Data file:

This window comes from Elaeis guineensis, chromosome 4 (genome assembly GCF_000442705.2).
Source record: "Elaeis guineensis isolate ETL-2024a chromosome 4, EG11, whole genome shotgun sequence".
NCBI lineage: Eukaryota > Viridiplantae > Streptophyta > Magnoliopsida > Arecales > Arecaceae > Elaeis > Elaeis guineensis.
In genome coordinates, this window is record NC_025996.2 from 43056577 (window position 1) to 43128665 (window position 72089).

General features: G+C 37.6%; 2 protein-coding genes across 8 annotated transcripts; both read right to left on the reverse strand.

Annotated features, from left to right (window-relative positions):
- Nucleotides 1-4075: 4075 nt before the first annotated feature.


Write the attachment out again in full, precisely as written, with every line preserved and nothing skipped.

This window comes from Elaeis guineensis, chromosome 4 (genome assembly GCF_000442705.2).
Source record: "Elaeis guineensis isolate ETL-2024a chromosome 4, EG11, whole genome shotgun sequence".
NCBI lineage: Eukaryota > Viridiplantae > Streptophyta > Magnoliopsida > Arecales > Arecaceae > Elaeis > Elaeis guineensis.
In genome coordinates, this window is record NC_025996.2 from 43056577 (window position 1) to 43128665 (window position 72089).

General features: G+C 37.6%; 2 protein-coding genes across 8 annotated transcripts; both read right to left on the reverse strand.

Annotated features, from left to right (window-relative positions):
- Nucleotides 1-4075: 4075 nt before the first annotated feature.